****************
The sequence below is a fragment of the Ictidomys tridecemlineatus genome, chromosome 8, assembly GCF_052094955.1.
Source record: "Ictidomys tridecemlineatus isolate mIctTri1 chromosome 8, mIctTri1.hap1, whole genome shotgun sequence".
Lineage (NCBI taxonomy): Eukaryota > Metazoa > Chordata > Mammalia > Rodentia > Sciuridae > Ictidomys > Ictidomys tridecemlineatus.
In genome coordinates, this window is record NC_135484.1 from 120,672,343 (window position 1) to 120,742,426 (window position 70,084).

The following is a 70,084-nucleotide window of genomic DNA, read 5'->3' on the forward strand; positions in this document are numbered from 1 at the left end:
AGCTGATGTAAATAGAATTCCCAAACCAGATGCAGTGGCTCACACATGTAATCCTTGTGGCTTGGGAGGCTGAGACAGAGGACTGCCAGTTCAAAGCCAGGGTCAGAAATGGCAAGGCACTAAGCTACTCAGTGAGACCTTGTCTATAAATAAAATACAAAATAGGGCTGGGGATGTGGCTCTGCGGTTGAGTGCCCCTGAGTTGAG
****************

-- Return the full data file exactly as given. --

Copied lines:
The sequence below is a fragment of the Ictidomys tridecemlineatus genome, chromosome 8, assembly GCF_052094955.1.
Source record: "Ictidomys tridecemlineatus isolate mIctTri1 chromosome 8, mIctTri1.hap1, whole genome shotgun sequence".
Lineage (NCBI taxonomy): Eukaryota > Metazoa > Chordata > Mammalia > Rodentia > Sciuridae > Ictidomys > Ictidomys tridecemlineatus.
In genome coordinates, this window is record NC_135484.1 from 120,672,343 (window position 1) to 120,742,426 (window position 70,084).

The following is a 70,084-nucleotide window of genomic DNA, read 5'->3' on the forward strand; positions in this document are numbered from 1 at the left end:
AGCTGATGTAAATAGAATTCCCAAACCAGATGCAGTGGCTCACACATGTAATCCTTGTGGCTTGGGAGGCTGAGACAGAGGACTGCCAGTTCAAAGCCAGGGTCAGAAATGGCAAGGCACTAAGCTACTCAGTGAGACCTTGTCTATAAATAAAATACAAAATAGGGCTGGGGATGTGGCTCTGCGGTTGAGTGCCCCTGAGTTGAG